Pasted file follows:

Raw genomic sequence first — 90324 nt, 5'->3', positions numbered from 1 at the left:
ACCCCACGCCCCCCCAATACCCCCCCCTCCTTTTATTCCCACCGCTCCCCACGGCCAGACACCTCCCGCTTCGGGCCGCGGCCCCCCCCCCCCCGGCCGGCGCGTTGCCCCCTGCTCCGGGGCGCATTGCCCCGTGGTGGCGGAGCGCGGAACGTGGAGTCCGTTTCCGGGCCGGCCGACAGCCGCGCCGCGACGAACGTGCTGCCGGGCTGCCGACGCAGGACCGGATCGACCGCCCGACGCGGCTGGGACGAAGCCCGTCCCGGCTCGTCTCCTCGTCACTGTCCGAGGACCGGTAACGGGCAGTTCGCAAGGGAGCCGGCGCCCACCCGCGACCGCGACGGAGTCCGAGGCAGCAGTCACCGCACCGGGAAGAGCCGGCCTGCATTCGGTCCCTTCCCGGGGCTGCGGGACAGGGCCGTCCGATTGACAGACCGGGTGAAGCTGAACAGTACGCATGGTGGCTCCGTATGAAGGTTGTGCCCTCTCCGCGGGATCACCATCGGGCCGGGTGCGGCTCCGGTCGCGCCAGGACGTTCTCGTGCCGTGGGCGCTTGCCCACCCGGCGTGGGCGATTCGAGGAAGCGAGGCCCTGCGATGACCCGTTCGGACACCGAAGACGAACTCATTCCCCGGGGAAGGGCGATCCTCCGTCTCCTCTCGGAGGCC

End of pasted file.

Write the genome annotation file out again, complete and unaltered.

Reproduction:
Raw genomic sequence first — 90324 nt, 5'->3', positions numbered from 1 at the left:
ACCCCACGCCCCCCCAATACCCCCCCCTCCTTTTATTCCCACCGCTCCCCACGGCCAGACACCTCCCGCTTCGGGCCGCGGCCCCCCCCCCCCCGGCCGGCGCGTTGCCCCCTGCTCCGGGGCGCATTGCCCCGTGGTGGCGGAGCGCGGAACGTGGAGTCCGTTTCCGGGCCGGCCGACAGCCGCGCCGCGACGAACGTGCTGCCGGGCTGCCGACGCAGGACCGGATCGACCGCCCGACGCGGCTGGGACGAAGCCCGTCCCGGCTCGTCTCCTCGTCACTGTCCGAGGACCGGTAACGGGCAGTTCGCAAGGGAGCCGGCGCCCACCCGCGACCGCGACGGAGTCCGAGGCAGCAGTCACCGCACCGGGAAGAGCCGGCCTGCATTCGGTCCCTTCCCGGGGCTGCGGGACAGGGCCGTCCGATTGACAGACCGGGTGAAGCTGAACAGTACGCATGGTGGCTCCGTATGAAGGTTGTGCCCTCTCCGCGGGATCACCATCGGGCCGGGTGCGGCTCCGGTCGCGCCAGGACGTTCTCGTGCCGTGGGCGCTTGCCCACCCGGCGTGGGCGATTCGAGGAAGCGAGGCCCTGCGATGACCCGTTCGGACACCGAAGACGAACTCATTCCCCGGGGAAGGGCGATCCTCCGTCTCCTCTCGGAGGCC